International
Tables for
Crystallography
Volume H
Powder diffraction
Edited by C. J. Gilmore, J. A. Kaduk and H. Schenk

International Tables for Crystallography (2018). Vol. H, ch. 2.9, pp. 194-195

Section 2.9.3.3.4. Large-volume cells for angular-dispersive diffraction

W. van Beeka* and P. Pattisona,b

aSwiss–Norwegian Beamlines at ESRF, CS 40220, 38043 Grenoble CEDEX 9, France, and bLaboratory for Quantum Magnetism, Institute of Physics, Ecole Polytechnique Federale de Lausanne, CH-1015 Lausanne, Switzerland
Correspondence e-mail:  wouter@esrf.fr

2.9.3.3.4. Large-volume cells for angular-dispersive diffraction

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This application implies the use of monochromatic X-rays with extremely high energies (70 keV and above). Such energies can be easily reached on third-generation synchrotrons with in-vacuum undulators, thus providing sufficient flux for angular-dispersive diffraction experiments. The challenge with these experiments is to have a sufficiently high X-ray energy to penetrate large sample-cell vessels while maintaining reasonably good angular resolution in the diffraction pattern. When using large in situ cells with low-energy diffraction, there is a severe peak-broadening effect resulting in a deterioration of the data quality. At high energies, however, where the scattering angles are small, the sample thickness has little effect on the angular resolution provided that the area detector is positioned at a sufficient distance from the sample. O'Brien et al. (2011[link]) explain the trade-offs for such experiments in detail and have shown that it is possible to extract useful structural information. Large-volume cells that used to be exclusively the domain of neutron diffraction and EDXRD have now also been adapted for angular-dispersive powder diffraction with, in some cases, increased speed and information content. For instance, Wragg et al. (2012[link]) studed an industrial methanol-to-olefin conversion process with operando time- and space-resolved diffraction. The sample is rapidly scanned up and down to provide one-dimensional spatial information. The results complement earlier experiments performed with a microreactor. Jacques et al. (2011[link]) extracted three-dimensional information by using dynamic X-ray diffraction computed tomography (XRD-CT). They measured over 50 000 diffraction patterns on beamline ID15 at the ESRF with different sample orientations, positions and temperatures. From this huge amount of data, they reconstructed the catalyst body in three dimensions with a diffraction pattern assigned to each volume unit within the sample as a function of time. With this information, they were able to follow the evolution of the catalytically active phase throughout the sample. Wragg et al. (2015[link]) have since performed Rietveld analysis on voxels from the XRD-CT data for a methanol-to-olefin reactor bed. It is also worth mentioning work by Jensen et al. (2007[link]), performed on beamline 1-ID at APS Argonne National Laboratory, investigating the kinetics of nanoparticle formation involving a sol–gel reaction in supercritical CO2 at 10 MPa. The reaction was studied with XRD and small-angle X-ray scattering (SAXS) in a large 30 ml vessel. In a different application, Friščić et al. (2013[link]) mounted a laboratory-scale 10 ml ball mill on the ID15 beamline in order to study mechanochemical reactions, which are used in numerous industrial production processes. By averaging ten 400 ms frames, they obtained sufficiently good data to perform full-pattern refinements and kinetic analysis, providing information about otherwise completely inaccessible processes. We therefore foresee a bright future for such extreme high-energy applications together with large-volume studies, since they provide a useful bridge between the academic and industrial worlds.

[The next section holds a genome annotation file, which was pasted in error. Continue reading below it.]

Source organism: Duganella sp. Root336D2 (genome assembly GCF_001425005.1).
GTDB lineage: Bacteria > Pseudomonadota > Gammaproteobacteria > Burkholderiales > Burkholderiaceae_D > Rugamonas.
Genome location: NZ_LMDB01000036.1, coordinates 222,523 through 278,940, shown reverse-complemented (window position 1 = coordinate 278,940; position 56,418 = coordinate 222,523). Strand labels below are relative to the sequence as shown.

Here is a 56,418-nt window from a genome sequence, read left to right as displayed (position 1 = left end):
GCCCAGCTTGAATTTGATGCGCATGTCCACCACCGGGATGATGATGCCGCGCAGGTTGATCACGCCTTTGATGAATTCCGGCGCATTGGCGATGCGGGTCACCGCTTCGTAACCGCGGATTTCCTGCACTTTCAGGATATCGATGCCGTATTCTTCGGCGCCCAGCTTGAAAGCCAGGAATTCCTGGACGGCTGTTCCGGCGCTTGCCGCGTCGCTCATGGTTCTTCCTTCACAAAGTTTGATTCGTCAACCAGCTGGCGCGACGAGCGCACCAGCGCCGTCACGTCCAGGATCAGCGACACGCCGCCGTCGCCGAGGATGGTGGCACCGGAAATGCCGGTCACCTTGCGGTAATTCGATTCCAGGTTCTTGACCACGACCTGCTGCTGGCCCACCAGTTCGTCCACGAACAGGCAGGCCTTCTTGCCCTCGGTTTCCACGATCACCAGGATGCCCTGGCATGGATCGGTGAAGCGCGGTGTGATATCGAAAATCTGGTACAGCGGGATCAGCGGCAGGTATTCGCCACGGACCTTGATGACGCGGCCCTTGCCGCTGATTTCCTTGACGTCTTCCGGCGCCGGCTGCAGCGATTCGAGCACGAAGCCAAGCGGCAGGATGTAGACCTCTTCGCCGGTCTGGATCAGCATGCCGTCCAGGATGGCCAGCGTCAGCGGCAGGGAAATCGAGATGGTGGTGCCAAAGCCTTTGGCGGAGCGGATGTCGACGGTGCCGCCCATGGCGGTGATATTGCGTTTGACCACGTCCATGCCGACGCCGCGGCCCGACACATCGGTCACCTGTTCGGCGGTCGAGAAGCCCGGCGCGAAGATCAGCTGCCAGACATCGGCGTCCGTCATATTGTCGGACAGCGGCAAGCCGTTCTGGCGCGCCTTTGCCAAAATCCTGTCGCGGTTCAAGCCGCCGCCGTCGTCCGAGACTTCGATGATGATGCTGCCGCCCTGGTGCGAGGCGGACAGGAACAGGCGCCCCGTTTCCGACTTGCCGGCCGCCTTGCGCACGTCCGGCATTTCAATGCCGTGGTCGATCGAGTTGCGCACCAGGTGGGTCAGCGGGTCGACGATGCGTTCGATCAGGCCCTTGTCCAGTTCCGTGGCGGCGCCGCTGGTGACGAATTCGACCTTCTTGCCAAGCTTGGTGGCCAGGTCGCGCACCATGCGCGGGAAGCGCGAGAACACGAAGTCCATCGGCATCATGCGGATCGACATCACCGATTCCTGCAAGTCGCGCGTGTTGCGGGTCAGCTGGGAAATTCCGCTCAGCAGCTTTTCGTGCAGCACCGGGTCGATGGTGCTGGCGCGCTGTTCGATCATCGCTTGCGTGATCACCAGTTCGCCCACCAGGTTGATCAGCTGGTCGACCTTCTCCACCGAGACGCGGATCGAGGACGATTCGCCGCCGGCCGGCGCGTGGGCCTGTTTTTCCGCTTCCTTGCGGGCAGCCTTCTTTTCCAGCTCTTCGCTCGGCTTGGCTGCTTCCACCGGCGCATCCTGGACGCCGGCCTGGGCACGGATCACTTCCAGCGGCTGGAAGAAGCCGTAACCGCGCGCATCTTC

References

Friščić, T., Halasz, I., Beldon, P. J., Belenguer, A. M., Adams, F., Kimber, S. A. J., Honkimäki, V. & Dinnebier, R. E. (2013). Real-time and in situ monitoring of mechanochemical milling reactions. Nat. Chem. 5, 66–73.Google Scholar
Jacques, S. D. M., Di Michiel, M., Beale, A. M., Sochi, T., O'Brien, M. G., Espinosa-Alonso, L., Weckhuysen, B. M. & Barnes, P. (2011). Dynamic X-ray diffraction computed tomography reveals real-time insight into catalyst active phase evolution. Angew. Chem. Int. Ed. 50, 10148–10152.Google Scholar
Jensen, H., Bremholm, M., Nielsen, R. P., Joensen, K. D., Pedersen, J., Birkedal, H., Chen, Y.-S., Almer, J., Søgaard, E., Iversen, S. & Iversen, B. (2007). In situ high-energy synchrotron radiation study of sol–gel nanoparticle formation in supercritical fluids. Angew. Chem. Int. Ed. 46, 1113–1116.Google Scholar
O'Brien, M. G., Beale, A. M., Jacques, S. D. M., Di Michiel, M. & Weckhuysen, M. (2011). Closing the operando gap: the application of high energy photons for studying catalytic solids at work. Appl. Catal. A Gen. 391, 468–476.Google Scholar
Wragg, D. S., O'Brien, M. G., Bleken, F. L., Di Michiel, M., Olsbye, U. & Fjellvåg, H. (2012). Watching the methanol-to-olefin process with time- and space-resolved high-energy operando X-ray diffraction. Angew. Chem. Int. Ed. 51, 7956–7959.Google Scholar
Wragg, D. S., O'Brien, M. G., Di Michiel, M. & Lønstad-Bleken, F. (2015). Rietveld analysis of computed tomography and its application to methanol to olefin reactor beds. J. Appl. Cryst. 48, 1719–1728.Google Scholar








































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